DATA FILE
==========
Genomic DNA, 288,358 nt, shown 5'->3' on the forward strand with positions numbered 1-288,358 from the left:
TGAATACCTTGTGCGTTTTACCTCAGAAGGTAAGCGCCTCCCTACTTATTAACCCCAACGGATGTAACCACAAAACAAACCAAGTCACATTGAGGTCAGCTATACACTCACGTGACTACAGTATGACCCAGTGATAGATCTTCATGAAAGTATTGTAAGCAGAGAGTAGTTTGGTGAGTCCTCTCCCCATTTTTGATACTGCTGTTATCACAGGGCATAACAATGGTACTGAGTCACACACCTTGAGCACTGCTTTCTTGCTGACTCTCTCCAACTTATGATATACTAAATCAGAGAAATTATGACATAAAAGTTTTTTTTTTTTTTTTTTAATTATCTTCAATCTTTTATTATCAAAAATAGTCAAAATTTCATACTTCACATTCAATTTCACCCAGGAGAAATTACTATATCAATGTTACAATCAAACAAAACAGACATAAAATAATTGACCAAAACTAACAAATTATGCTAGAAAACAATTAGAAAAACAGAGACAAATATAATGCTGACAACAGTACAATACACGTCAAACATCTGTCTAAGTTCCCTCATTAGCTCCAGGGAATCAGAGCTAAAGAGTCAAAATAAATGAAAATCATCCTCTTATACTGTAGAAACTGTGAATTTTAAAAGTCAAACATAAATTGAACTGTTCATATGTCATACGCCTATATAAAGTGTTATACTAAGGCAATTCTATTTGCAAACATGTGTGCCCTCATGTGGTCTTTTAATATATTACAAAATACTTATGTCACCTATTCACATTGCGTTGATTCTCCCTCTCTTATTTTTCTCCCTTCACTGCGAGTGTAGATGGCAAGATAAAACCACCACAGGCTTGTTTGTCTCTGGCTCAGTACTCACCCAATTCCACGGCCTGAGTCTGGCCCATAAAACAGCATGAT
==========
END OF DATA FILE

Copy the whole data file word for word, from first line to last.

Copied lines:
Genomic DNA, 288,358 nt, shown 5'->3' on the forward strand with positions numbered 1-288,358 from the left:
TGAATACCTTGTGCGTTTTACCTCAGAAGGTAAGCGCCTCCCTACTTATTAACCCCAACGGATGTAACCACAAAACAAACCAAGTCACATTGAGGTCAGCTATACACTCACGTGACTACAGTATGACCCAGTGATAGATCTTCATGAAAGTATTGTAAGCAGAGAGTAGTTTGGTGAGTCCTCTCCCCATTTTTGATACTGCTGTTATCACAGGGCATAACAATGGTACTGAGTCACACACCTTGAGCACTGCTTTCTTGCTGACTCTCTCCAACTTATGATATACTAAATCAGAGAAATTATGACATAAAAGTTTTTTTTTTTTTTTTTTAATTATCTTCAATCTTTTATTATCAAAAATAGTCAAAATTTCATACTTCACATTCAATTTCACCCAGGAGAAATTACTATATCAATGTTACAATCAAACAAAACAGACATAAAATAATTGACCAAAACTAACAAATTATGCTAGAAAACAATTAGAAAAACAGAGACAAATATAATGCTGACAACAGTACAATACACGTCAAACATCTGTCTAAGTTCCCTCATTAGCTCCAGGGAATCAGAGCTAAAGAGTCAAAATAAATGAAAATCATCCTCTTATACTGTAGAAACTGTGAATTTTAAAAGTCAAACATAAATTGAACTGTTCATATGTCATACGCCTATATAAAGTGTTATACTAAGGCAATTCTATTTGCAAACATGTGTGCCCTCATGTGGTCTTTTAATATATTACAAAATACTTATGTCACCTATTCACATTGCGTTGATTCTCCCTCTCTTATTTTTCTCCCTTCACTGCGAGTGTAGATGGCAAGATAAAACCACCACAGGCTTGTTTGTCTCTGGCTCAGTACTCACCCAATTCCACGGCCTGAGTCTGGCCCATAAAACAGCATGAT